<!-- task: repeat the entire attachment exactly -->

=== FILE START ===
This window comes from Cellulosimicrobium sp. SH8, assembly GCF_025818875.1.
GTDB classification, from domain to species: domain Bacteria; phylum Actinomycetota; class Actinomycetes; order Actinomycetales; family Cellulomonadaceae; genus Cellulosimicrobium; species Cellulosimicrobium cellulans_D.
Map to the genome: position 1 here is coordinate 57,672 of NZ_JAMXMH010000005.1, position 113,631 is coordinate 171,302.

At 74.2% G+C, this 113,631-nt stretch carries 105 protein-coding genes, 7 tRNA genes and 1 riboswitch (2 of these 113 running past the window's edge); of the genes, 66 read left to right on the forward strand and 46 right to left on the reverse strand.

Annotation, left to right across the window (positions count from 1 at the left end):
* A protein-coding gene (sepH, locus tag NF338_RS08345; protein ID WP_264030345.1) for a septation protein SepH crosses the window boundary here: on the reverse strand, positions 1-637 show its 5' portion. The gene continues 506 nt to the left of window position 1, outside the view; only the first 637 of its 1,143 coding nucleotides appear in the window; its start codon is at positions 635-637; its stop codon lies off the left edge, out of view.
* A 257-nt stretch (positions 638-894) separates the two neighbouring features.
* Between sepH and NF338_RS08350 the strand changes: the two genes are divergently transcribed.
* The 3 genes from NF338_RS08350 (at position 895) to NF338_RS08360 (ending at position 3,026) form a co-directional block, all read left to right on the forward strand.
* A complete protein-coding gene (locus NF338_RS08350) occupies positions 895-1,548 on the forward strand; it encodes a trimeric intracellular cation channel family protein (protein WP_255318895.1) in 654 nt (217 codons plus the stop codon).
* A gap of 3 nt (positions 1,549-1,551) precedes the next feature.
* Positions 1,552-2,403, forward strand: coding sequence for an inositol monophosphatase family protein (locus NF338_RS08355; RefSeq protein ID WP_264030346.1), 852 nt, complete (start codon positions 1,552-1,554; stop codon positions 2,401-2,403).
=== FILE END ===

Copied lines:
This window comes from Cellulosimicrobium sp. SH8, assembly GCF_025818875.1.
GTDB classification, from domain to species: domain Bacteria; phylum Actinomycetota; class Actinomycetes; order Actinomycetales; family Cellulomonadaceae; genus Cellulosimicrobium; species Cellulosimicrobium cellulans_D.
Map to the genome: position 1 here is coordinate 57,672 of NZ_JAMXMH010000005.1, position 113,631 is coordinate 171,302.

At 74.2% G+C, this 113,631-nt stretch carries 105 protein-coding genes, 7 tRNA genes and 1 riboswitch (2 of these 113 running past the window's edge); of the genes, 66 read left to right on the forward strand and 46 right to left on the reverse strand.

Annotation, left to right across the window (positions count from 1 at the left end):
* A protein-coding gene (sepH, locus tag NF338_RS08345; protein ID WP_264030345.1) for a septation protein SepH crosses the window boundary here: on the reverse strand, positions 1-637 show its 5' portion. The gene continues 506 nt to the left of window position 1, outside the view; only the first 637 of its 1,143 coding nucleotides appear in the window; its start codon is at positions 635-637; its stop codon lies off the left edge, out of view.
* A 257-nt stretch (positions 638-894) separates the two neighbouring features.
* Between sepH and NF338_RS08350 the strand changes: the two genes are divergently transcribed.
* The 3 genes from NF338_RS08350 (at position 895) to NF338_RS08360 (ending at position 3,026) form a co-directional block, all read left to right on the forward strand.
* A complete protein-coding gene (locus NF338_RS08350) occupies positions 895-1,548 on the forward strand; it encodes a trimeric intracellular cation channel family protein (protein WP_255318895.1) in 654 nt (217 codons plus the stop codon).
* A gap of 3 nt (positions 1,549-1,551) precedes the next feature.
* Positions 1,552-2,403, forward strand: coding sequence for an inositol monophosphatase family protein (locus NF338_RS08355; RefSeq protein ID WP_264030346.1), 852 nt, complete (start codon positions 1,552-1,554; stop codon positions 2,401-2,403).